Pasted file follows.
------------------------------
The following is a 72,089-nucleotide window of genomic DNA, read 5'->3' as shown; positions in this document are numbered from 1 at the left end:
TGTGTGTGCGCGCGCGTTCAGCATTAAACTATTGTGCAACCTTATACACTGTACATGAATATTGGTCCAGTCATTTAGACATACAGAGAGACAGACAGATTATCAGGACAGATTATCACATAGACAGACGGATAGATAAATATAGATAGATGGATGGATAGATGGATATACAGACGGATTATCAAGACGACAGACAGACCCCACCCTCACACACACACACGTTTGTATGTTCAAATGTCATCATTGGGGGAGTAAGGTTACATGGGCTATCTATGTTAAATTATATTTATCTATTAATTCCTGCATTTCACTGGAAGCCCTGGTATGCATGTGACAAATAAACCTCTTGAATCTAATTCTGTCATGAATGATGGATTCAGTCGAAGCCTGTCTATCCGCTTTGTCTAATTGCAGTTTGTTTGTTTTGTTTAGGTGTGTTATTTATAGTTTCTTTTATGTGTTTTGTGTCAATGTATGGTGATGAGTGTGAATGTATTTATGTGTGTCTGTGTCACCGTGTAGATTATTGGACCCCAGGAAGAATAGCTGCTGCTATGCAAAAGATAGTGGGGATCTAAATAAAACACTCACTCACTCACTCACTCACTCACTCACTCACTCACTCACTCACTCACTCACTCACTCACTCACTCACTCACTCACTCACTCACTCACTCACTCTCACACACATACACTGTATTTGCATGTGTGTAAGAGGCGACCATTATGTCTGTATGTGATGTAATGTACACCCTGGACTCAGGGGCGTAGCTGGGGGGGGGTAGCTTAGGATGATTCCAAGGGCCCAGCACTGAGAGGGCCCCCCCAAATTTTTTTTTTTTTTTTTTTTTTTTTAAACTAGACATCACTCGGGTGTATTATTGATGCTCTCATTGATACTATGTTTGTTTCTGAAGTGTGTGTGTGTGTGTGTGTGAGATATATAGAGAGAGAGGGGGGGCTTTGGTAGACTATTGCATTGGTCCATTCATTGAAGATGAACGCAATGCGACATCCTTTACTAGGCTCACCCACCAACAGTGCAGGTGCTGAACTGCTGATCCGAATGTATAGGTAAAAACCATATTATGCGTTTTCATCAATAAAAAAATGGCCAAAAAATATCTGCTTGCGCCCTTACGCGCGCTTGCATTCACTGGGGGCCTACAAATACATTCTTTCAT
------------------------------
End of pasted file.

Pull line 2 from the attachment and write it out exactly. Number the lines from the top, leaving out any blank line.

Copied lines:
TGTGTGTGCGCGCGCGTTCAGCATTAAACTATTGTGCAACCTTATACACTGTACATGAATATTGGTCCAGTCATTTAGACATACAGAGAGACAGACAGATTATCAGGACAGATTATCACATAGACAGACGGATAGATAAATATAGATAGATGGATGGATAGATGGATATACAGACGGATTATCAAGACGACAGACAGACCCCACCCTCACACACACACACGTTTGTATGTTCAAATGTCATCATTGGGGGAGTAAGGTTACATGGGCTATCTATGTTAAATTATATTTATCTATTAATTCCTGCATTTCACTGGAAGCCCTGGTATGCATGTGACAAATAAACCTCTTGAATCTAATTCTGTCATGAATGATGGATTCAGTCGAAGCCTGTCTATCCGCTTTGTCTAATTGCAGTTTGTTTGTTTTGTTTAGGTGTGTTATTTATAGTTTCTTTTATGTGTTTTGTGTCAATGTATGGTGATGAGTGTGAATGTATTTATGTGTGTCTGTGTCACCGTGTAGATTATTGGACCCCAGGAAGAATAGCTGCTGCTATGCAAAAGATAGTGGGGATCTAAATAAAACACTCACTCACTCACTCACTCACTCACTCACTCACTCACTCACTCACTCACTCACTCACTCACTCACTCACTCACTCACTCACTCACTCACTCACTCTCACACACATACACTGTATTTGCATGTGTGTAAGAGGCGACCATTATGTCTGTATGTGATGTAATGTACACCCTGGACTCAGGGGCGTAGCTGGGGGGGGGTAGCTTAGGATGATTCCAAGGGCCCAGCACTGAGAGGGCCCCCCCAAATTTTTTTTTTTTTTTTTTTTTTTTTAAACTAGACATCACTCGGGTGTATTATTGATGCTCTCATTGATACTATGTTTGTTTCTGAAGTGTGTGTGTGTGTGTGTGTGAGATATATAGAGAGAGAGGGGGGGCTTTGGTAGACTATTGCATTGGTCCATTCATTGAAGATGAACGCAATGCGACATCCTTTACTAGGCTCACCCACCAACAGTGCAGGTGCTGAACTGCTGATCCGAATGTATAGGTAAAAACCATATTATGCGTTTTCATCAATAAAAAAATGGCCAAAAAATATCTGCTTGCGCCCTTACGCGCGCTTGCATTCACTGGGGGCCTACAAATACATTCTTTCAT